By Dimitrios Theodossopoulos, University of Kent
This is a ‘graphic commentary’ originally created to support a project facebook page . The text below is past of an article entitled ‘Philanthropy or solidarity? Ethical dilemmas about humanitarianism in crisis afflicted Greece’ authored by Dimitrios Theodossopoulos (University of Kent). The article is under review with Social Analysis. The graphic commentary contributes to the article as a reflexive mirror or a tool for negotiating reflexivity. Its use its not merely illustrative, but also methodological.
I had always associated philanthropy with the pastime pursuits of the wealthiest members of a society. And I have been prejudiced, I admit, towards many types of charitable action. In regard to my original prejudice, my fieldwork experience among a number of solidarity initiatives in Greece was transformational. I began to realise that the socioeconomic profile of many citizens who worked to provide aid to crisis-afflicted families was not dissimilar to many recently impoverished citizens who receive aid.
These initial realisations provided me with a reality check against my previous prejudice against the philanthropic nature of humanitarian activity. Far from representing a privileged elite, many Greek citizens who participate in crisis solidarity movements are, for the most part, members of an impoverished urban middle class. Many are guided by socialist principles and a strong awareness of political involvement, which encourages an ideological identification with the politically nuanced concept of solidarity, and an aversion to the middle-class associations of the term philanthropy. Although a few come from moderately privileged backgrounds, many—in fact, the majority—had already been stripped of privilege after five years of austerity policies, increased taxation and salary cuts. This overwhelmingly impoverishing experience has inspired a wider concern about the predicament of the most vulnerable fellow-citizens.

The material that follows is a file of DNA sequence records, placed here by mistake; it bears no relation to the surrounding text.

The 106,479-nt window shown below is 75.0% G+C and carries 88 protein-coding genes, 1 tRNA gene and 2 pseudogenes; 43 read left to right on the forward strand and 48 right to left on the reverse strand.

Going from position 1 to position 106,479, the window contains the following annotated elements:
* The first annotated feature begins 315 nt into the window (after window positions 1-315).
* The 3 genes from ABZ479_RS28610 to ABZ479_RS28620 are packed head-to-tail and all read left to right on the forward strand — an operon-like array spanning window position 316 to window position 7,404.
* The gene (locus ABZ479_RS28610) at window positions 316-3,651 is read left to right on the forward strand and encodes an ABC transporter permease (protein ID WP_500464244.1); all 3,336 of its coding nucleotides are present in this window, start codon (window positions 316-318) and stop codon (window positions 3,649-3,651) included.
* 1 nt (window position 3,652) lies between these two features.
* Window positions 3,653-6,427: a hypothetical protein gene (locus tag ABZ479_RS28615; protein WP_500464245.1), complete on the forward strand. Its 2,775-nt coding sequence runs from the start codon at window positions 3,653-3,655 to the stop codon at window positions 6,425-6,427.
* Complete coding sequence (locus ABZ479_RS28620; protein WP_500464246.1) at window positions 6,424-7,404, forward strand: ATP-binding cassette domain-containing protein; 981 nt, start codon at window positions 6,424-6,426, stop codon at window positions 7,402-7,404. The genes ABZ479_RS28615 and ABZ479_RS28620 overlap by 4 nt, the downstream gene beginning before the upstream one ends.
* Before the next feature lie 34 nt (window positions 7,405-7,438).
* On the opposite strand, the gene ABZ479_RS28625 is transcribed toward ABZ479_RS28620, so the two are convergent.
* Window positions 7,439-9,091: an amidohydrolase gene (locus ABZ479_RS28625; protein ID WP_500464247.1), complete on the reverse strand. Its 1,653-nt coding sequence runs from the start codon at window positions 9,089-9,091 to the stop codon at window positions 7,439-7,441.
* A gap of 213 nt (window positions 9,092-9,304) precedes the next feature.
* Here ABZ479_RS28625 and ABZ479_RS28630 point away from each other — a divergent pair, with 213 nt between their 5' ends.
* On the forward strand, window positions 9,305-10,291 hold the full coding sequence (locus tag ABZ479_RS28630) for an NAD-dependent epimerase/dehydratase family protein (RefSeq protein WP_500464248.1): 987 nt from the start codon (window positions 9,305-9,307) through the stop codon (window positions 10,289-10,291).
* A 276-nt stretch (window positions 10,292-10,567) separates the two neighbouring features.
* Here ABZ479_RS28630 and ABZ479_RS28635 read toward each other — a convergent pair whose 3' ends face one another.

The enthusiasm emanating from those participating in the distribution of material aid—e.g. food, clothes, medicine—put to shame my initial reservations regarding the political implications of humanitarianism. Through participation in several food distribution initiatives, I was forced to abandon, at least temporarily, my armchair perspective and re-examine the value of humanitarian aid beyond the semantics of terminological connotations—for example, independently of the articulation of humanitarianism as either ‘philanthropy’ or ‘solidarity’. As I soon realised, offering food, hand-to-hand, induced an emotional, altruistic effect, which I experienced, and shared with other volunteers and aid professionals. Was I becoming a better person? Or I merely deluded myself in believing so? Is this, after all, the secret fascination of bourgeois philanthropy? That is, to mislead the benefactor into feeling unique and important? To exonerate one’s guilt for tolerating inequality? The graphic commentary below, makes visible some of my original dilemmas.